Letting Climate Change Become Partisan Was Australia’s Big Mistake, Veteran Journalist Admits
Self-interested politicians, aided by a complicit media and intermittently abetted by “crony capitalists,” have thoroughly politicized Australia’s response to the climate crisis—to devastating effect, says an op ed in the Sydney Morning Herald.
While Herald economic editor Ross Gittins “readily agree[s] that climate change is the most pressing economic problem we face,” he admits that even he has “yet to remark” on the fact that his country’s recent budget, which is thousands of pages long, is virtually silent on the subject of climate change.
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While grimly honest about his own complicity in this continuing silence, Gittins contends the larger failure has been enabled by a political climate which forbids forthright, non-partisan discussion of the climate crisis.
“The biggest mistake” Australians have made, he writes, has been “to allow our politicians to turn concern about global warming into a party-political issue, and do so merely for their own short-term advantage.”
It hasn’t always been that way. “Global warming used not to be, shouldn’t be, and doesn’t have to stay a right-versus-left issue,” he notes. “In Europe, it’s bipartisan. Margaret Thatcher was a vocal fighter for action on climate change, and the Conservative Party is anti-denial to this day.”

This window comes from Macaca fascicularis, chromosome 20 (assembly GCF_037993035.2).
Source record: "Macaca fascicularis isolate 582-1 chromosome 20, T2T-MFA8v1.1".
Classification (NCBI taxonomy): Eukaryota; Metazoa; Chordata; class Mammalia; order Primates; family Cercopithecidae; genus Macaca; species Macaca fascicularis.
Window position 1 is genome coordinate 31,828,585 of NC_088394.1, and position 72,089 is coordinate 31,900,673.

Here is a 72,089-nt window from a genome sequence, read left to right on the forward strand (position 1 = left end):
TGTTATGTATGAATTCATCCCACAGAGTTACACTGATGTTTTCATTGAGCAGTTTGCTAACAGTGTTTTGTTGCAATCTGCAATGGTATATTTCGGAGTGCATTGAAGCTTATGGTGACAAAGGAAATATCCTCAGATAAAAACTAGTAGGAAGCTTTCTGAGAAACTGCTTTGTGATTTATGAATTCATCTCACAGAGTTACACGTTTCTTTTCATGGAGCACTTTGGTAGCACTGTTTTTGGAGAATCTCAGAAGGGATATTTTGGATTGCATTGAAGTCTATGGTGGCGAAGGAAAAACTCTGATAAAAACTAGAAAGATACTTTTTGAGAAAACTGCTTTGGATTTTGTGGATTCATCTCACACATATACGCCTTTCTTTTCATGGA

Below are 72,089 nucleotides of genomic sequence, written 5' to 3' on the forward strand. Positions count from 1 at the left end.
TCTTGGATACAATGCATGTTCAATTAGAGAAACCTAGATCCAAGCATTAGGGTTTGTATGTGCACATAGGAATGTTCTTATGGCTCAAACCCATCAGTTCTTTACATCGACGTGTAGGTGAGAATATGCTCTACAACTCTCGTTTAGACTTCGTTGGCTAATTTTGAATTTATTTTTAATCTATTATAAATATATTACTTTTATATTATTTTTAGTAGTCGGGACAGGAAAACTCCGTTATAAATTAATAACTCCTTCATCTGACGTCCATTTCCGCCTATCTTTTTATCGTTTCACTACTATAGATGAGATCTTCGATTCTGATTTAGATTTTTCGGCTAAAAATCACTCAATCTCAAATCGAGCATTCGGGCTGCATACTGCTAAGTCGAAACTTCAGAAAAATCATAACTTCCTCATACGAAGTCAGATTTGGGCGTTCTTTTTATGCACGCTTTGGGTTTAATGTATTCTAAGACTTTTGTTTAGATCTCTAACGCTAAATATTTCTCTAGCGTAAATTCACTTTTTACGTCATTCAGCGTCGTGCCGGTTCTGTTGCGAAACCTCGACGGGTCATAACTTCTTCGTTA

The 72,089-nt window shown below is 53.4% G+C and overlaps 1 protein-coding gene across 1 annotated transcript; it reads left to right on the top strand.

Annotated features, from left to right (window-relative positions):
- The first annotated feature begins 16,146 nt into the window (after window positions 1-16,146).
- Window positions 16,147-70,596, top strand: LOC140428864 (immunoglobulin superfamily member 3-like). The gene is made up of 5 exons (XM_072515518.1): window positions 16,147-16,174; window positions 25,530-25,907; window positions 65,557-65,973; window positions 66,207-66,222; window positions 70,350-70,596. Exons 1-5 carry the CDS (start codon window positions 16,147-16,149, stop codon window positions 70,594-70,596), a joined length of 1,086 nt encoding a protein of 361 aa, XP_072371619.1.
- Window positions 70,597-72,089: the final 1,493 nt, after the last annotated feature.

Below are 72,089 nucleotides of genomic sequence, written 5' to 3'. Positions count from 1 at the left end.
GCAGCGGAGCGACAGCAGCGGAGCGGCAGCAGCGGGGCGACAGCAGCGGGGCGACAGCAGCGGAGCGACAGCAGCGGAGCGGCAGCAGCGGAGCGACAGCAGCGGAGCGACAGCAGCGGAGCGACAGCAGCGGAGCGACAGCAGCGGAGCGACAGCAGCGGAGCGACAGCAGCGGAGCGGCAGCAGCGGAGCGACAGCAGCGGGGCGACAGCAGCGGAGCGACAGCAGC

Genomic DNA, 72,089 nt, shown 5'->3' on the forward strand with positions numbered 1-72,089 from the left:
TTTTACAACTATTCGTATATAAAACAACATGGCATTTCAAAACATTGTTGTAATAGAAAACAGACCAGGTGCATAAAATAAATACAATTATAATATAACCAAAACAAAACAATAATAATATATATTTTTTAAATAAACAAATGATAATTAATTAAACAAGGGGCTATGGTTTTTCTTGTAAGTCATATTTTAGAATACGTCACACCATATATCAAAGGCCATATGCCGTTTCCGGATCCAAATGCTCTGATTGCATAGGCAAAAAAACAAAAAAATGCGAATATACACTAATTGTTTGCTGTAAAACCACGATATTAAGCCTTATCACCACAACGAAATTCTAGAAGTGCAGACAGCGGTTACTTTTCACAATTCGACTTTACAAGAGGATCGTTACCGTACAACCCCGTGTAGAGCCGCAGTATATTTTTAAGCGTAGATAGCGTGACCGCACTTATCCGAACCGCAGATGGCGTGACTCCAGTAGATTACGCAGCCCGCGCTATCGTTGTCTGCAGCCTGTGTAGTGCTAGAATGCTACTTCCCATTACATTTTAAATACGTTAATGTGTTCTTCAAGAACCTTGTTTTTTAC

Climate change denial is alive and well in Australia in 2018, however. “Apparently, only socialists think their grandkids will have anything to worry about. The right-thinkers among us know the only bad thing our offspring will inherit is Labour’s debt,” Gittins deadpans.
Such certainty about where probity (financial or otherwise) lies is woefully misplaced, he adds: “Our grandchildren will find it hard to believe we could have been so short-sighted as to delay moving from having to dig our energy out of the ground to merely harnessing the infinite supply of solar and wind power being sent to our planet free of charge.
Part of the blame will be rightfully assigned to a waffling private sector which, initially at least, “savoured the temporary relief of doing nothing” when Malcolm Turnbull’s Liberals “succumbed to the deniers,” Gittins writes. Now that “the electricity and gas industries are in such a mess,” he adds, the private sector—fossils aside—is increasingly “demanding certainty in the inevitable move to renewables.”
But the country’s current governing coalition is “utterly incapable of agreeing to anything” that would provide that kind of assurance.
Even so, “we can’t put all the blame on short-sighted politicians and crony capitalism,” he admits. “If enough of us did more to voice our disapproval, the pollies would change their tune PDQ.”
In that light, Gittins concludes that “history won’t be kind to the present generation—and particularly not to people with a pulpit like mine” who kept silent about the Australian government’s craven myopia. Even now, that government’s “latest, 2015 ’intergenerational report’, peering out to 2055, devotes only a few paragraphs to ‘environment’ and avoids using words starting with c,” he notes.